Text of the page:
24 - Patent application for Dilworth 90° eyepiece comes before the Nagler type 2, has wider field and even better astigmatism correction, but for some reason had never made it onto the marketplace.
25 - Shown configuration appeared on the Telescope-Express site as an illustration of the Speers-Waller eyepiece, thus this represents merely an attempt to see if such configuration can work. It can. It has obvious similarity to the Nagler 1988(a), only with the singlet and meniscus switching places, with the latter turned around to keep the same orientation vs. diverging ray pencils. In fact, just making the initial design starting with the Nagler and changing its configuration, roughly trying to preserve each element's power, resulted in eyepiece design close to the optimization level. Overall correction achievable is very good, with the only aberration of some significance being field curvature, at little over 4 diopters of accommodation - i.e. infinity to about 35cm - required between field center an edge. It nearly certainly can be reduced w/o significant compromises; appears it could be easier with somewhat wider Smyth lens separation. Similar configuration was used for Meade's 4000 Series Ultra Wide, difference being that both doublets had a positive meniscus shape, convex side facing the Smyth lens.

26 - Nagler-type eyepieces can come with different number of elements and configurations; one example given as "modern Nagler" by Smith/Ceragioli/Berry has correction comparable to the type 2 Nagler, in a somewhat longer train.
27 - Further expansion in the field size led to breaking into the 100°-120° AFOV range. One example is Ethos-like 100° eyepiece given by Smith/Ceragioli/Berry, in configuration nearly identical to the Nagler Ethos. The only residual aberration worth mentioning is lateral color, comparable in magnitude to that in the Dilworth's eyepiece. The configuration can be made more compact by reducing the two widest interspaces, with the lateral color also significantly reduced. This type of configuration, more or less modified, is likely used in some other brands (online source¹ supplies evidence that 13mm Ethos and 14mm 100° ES are essentially identical configuration).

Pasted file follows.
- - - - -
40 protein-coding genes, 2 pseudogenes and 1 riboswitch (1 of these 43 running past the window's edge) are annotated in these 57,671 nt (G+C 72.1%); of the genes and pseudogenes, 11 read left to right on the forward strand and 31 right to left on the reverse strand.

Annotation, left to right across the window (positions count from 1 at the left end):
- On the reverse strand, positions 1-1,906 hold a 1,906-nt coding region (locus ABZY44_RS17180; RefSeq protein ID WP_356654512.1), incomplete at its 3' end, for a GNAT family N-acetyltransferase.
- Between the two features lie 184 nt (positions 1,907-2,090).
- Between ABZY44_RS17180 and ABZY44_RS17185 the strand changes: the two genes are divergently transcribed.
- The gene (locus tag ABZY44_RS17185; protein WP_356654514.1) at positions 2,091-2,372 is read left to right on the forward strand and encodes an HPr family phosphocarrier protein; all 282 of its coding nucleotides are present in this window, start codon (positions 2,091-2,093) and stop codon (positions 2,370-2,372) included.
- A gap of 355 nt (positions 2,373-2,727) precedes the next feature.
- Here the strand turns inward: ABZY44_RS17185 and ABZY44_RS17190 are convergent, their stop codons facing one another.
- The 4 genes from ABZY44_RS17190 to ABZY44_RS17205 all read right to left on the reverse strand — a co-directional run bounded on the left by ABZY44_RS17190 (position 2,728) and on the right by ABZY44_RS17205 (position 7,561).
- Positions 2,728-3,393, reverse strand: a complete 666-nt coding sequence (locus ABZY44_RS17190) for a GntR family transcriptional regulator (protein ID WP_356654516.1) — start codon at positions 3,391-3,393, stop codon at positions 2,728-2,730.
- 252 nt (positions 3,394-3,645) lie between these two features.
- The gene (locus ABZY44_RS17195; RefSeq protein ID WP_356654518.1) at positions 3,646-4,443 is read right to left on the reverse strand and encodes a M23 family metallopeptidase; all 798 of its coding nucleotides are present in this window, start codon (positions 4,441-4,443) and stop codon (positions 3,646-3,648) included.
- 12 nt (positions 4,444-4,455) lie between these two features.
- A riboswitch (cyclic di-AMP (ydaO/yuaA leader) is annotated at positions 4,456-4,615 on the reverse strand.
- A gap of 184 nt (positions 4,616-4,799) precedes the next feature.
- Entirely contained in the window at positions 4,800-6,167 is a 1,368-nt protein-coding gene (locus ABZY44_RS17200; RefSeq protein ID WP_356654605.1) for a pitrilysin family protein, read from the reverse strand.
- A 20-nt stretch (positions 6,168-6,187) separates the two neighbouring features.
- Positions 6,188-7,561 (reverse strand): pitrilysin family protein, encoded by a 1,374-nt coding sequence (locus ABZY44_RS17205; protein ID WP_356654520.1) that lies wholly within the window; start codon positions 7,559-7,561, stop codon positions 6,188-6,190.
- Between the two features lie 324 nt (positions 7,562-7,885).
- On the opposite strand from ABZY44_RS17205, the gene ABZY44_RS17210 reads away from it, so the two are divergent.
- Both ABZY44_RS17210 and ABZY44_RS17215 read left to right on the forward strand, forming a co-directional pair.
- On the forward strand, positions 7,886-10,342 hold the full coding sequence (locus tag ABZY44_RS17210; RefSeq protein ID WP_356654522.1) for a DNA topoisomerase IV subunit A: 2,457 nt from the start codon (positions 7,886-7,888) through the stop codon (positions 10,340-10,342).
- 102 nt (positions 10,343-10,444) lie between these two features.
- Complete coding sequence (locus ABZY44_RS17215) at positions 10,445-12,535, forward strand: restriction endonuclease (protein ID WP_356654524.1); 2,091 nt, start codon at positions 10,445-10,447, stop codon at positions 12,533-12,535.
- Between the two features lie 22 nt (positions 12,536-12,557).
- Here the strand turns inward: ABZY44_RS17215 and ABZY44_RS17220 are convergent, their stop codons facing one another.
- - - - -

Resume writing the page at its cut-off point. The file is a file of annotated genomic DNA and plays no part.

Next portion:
28 - Fukumoto 100° eyepiece (the 1st of 5 examples in the patent application) is a basis of the
Nikon NAV-HW ultrawide (7/10 arrangement). There is obvious similarity in the general configuration with the Ethos, but it is also a design with its own characteristics, such as more complex Smyth lens, and near non-existent spherical aberration of exit pupil.
29, 30 - Another Fukumoto-Nikon design from the same time frame is 82° AFOV design with a very complex Smyth lens and relatively simple positive counterpart. Five of the six examples in the patent application do not feature the front two singlets; most have similar edge performance as the one shown here, but somewhat more astigmatism in the inner field. Reduction in the overall size is very obvious. Subsequent 2015 Fukumoto-Nikon patent expands the field of this eyepiece type to 100°. Patented version shown (the preferred one, out of five) shows very good correction up to 45°, or so, and the astigmatism flare up toward field edge doesn't show on the astigmatism graph in the patent application. Since a small change in one of the radii (R8, box to the right) nearly brings it to where it should be, there is probably a typo in the patent prescription.

31 - Design based on the published configuration for APM "Ultraflat" 84° eyepiece (originally 12.5mm f.l.) with no other data. It also turned out to be a viable configuration, with a very good correction over the entire, flat field, and long eye relief.
32 - Ageev-Parko 100° eyepiece (Shvabe, Moscow) is one of the latest newcomers to this arena. Its patent application only describes configuration and glasses in general terms, so the design shown above only illustrates configuration and performance, using Schott glasses (original glasses are LZOS). The astigmatism plot supplied with the patent application implies the highest level of correction (noting that astigmatism plot says nothing about coma or other aberrations possible in this kind of eyepiece, such is trefoil). Its major advantage is small size, nearly half the length of the "small" 100° Fukumoto (noting that longer eye relief claimed in the patent would require larger lenses); eye relief in the patent description is nearly twice longer.
33 - TAL widefield is a recent modification of the Rusinov design from the 1970's by Klevtsov. Its field is not as wide, and its correction level is not as high as in the modern Smyth-type designs, but it is significantly better than in the conventional widefields.


12.3. Eyepiece aberrations II   ▐    13. THE EYE